A Data Science Central Community

In my first article on this topic (see here) I introduced some of the complex stochastic processes used by Wall Street data scientists, using a simple approach that can be understood by people with no statistics background other than a first course such as stats 101. I defined and illustrated the continuous Brownian motion (the mother of all these stochastic processes) using approximations by discrete random walks, simply re-scaling the X-axis and the Y-axis appropriately, and making time increments (the X-axis) smaller and smaller, so that the limiting process is a time-continuous one. This was done without using any complicated mathematics such as measure theory or filtrations.

Here I am going one step further, introducing the integral and derivative of such processes, using rudimentary mathematics. All the articles that I've found on this subject are full of complicated equations and formulas. It is not the case here. Not only do I explain this material in simple English, but I also provide pictures to show how an Integrated Brownian motion looks like (I could not find such illustrations in the literature), how to compute its variance, and focus on applications, especially to number theory, Fintech and cryptography problems. Along the way, I discuss moving averages in a theoretical but basic framework (again with pictures), discussing what the optimal window should be for these (time-continuous or discrete) time series.

You can read the full article, here.

**Upcoming DSC Webinars**

- Data Contributions to a Conversational AI Platform - March 28
- rEvolutionize Your Analytics: Break Barriers to Insight - March 27
- The Analytics Revolution: Evolution or Extinction - March 20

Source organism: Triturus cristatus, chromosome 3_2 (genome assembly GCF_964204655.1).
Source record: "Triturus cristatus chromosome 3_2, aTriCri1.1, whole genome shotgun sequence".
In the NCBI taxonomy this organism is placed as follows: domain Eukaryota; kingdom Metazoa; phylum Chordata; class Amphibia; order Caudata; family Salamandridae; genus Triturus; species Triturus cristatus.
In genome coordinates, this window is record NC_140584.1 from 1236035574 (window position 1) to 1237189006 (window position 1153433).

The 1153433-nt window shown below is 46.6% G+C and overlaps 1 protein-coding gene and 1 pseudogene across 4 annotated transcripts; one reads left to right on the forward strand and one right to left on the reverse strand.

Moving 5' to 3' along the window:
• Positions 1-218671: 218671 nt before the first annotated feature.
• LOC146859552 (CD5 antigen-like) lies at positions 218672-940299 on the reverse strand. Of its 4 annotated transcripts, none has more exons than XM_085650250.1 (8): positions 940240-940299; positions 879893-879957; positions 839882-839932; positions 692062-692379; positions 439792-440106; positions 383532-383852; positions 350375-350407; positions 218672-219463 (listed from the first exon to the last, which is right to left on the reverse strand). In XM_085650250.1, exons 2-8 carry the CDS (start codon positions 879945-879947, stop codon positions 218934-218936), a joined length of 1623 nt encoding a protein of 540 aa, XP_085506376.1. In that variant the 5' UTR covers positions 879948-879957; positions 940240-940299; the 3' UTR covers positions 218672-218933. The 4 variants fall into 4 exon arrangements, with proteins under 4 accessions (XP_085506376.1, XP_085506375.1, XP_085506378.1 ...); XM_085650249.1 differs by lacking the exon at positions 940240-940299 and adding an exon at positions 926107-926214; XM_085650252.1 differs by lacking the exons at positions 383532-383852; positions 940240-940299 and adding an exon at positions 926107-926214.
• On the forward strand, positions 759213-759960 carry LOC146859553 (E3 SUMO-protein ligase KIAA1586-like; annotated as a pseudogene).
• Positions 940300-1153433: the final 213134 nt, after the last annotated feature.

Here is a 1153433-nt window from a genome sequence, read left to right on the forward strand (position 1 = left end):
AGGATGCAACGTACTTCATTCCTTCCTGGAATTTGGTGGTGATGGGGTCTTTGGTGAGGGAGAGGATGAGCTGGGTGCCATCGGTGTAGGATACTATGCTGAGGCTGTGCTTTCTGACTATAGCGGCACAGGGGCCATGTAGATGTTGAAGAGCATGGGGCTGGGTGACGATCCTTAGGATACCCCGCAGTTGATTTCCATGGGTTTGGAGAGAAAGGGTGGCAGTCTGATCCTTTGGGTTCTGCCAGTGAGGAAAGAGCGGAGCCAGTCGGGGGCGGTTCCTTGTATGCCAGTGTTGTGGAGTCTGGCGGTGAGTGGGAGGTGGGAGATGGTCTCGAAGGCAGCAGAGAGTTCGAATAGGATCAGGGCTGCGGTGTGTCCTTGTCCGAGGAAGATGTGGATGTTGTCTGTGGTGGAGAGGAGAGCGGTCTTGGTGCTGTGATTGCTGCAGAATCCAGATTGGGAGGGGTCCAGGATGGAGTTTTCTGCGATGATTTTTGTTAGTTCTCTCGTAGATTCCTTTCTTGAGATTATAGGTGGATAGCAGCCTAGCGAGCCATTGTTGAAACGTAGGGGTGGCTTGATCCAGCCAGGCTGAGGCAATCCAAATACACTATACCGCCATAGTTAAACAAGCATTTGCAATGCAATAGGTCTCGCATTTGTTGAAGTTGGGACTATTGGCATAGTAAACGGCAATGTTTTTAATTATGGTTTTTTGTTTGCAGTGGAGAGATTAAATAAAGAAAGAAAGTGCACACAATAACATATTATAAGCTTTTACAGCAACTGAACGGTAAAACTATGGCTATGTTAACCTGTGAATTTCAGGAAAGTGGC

**DSC Resources**

- Subscribe to our Newsletter
- Comprehensive Repository of Data Science and ML Resources
- Advanced Machine Learning with Basic Excel
- Difference between ML, Data Science, AI, Deep Learning, and Statistics
- Selected Business Analytics, Data Science and ML articles
- Hire a Data Scientist | Search DSC | Classifieds | Find a Job
- Post a Blog | Forum Questions

© 2020 AnalyticBridge.com is a subsidiary and dedicated channel of Data Science Central LLC Powered by

Badges | Report an Issue | Privacy Policy | Terms of Service

**Most Popular Content on DSC**

To not miss this type of content in the future, subscribe to our newsletter.

- Book: Statistics -- New Foundations, Toolbox, and Machine Learning Recipes
- Book: Classification and Regression In a Weekend - With Python
- Book: Applied Stochastic Processes
- Long-range Correlations in Time Series: Modeling, Testing, Case Study
- How to Automatically Determine the Number of Clusters in your Data
- New Machine Learning Cheat Sheet | Old one
- Confidence Intervals Without Pain - With Resampling
- Advanced Machine Learning with Basic Excel
- New Perspectives on Statistical Distributions and Deep Learning
- Fascinating New Results in the Theory of Randomness
- Fast Combinatorial Feature Selection

**Other popular resources**

- Comprehensive Repository of Data Science and ML Resources
- Statistical Concepts Explained in Simple English
- Machine Learning Concepts Explained in One Picture
- 100 Data Science Interview Questions and Answers
- Cheat Sheets | Curated Articles | Search | Jobs | Courses
- Post a Blog | Forum Questions | Books | Salaries | News

**Archives:** 2008-2014 |
2015-2016 |
2017-2019 |
Book 1 |
Book 2 |
More

**Most popular articles**

- Free Book and Resources for DSC Members
- New Perspectives on Statistical Distributions and Deep Learning
- Time series, Growth Modeling and Data Science Wizardy
- Statistical Concepts Explained in Simple English
- Machine Learning Concepts Explained in One Picture
- Comprehensive Repository of Data Science and ML Resources
- Advanced Machine Learning with Basic Excel
- Difference between ML, Data Science, AI, Deep Learning, and Statistics
- Selected Business Analytics, Data Science and ML articles
- How to Automatically Determine the Number of Clusters in your Data
- Fascinating New Results in the Theory of Randomness
- Hire a Data Scientist | Search DSC | Find a Job
- Post a Blog | Forum Questions

## You need to be a member of AnalyticBridge to add comments!

Join AnalyticBridge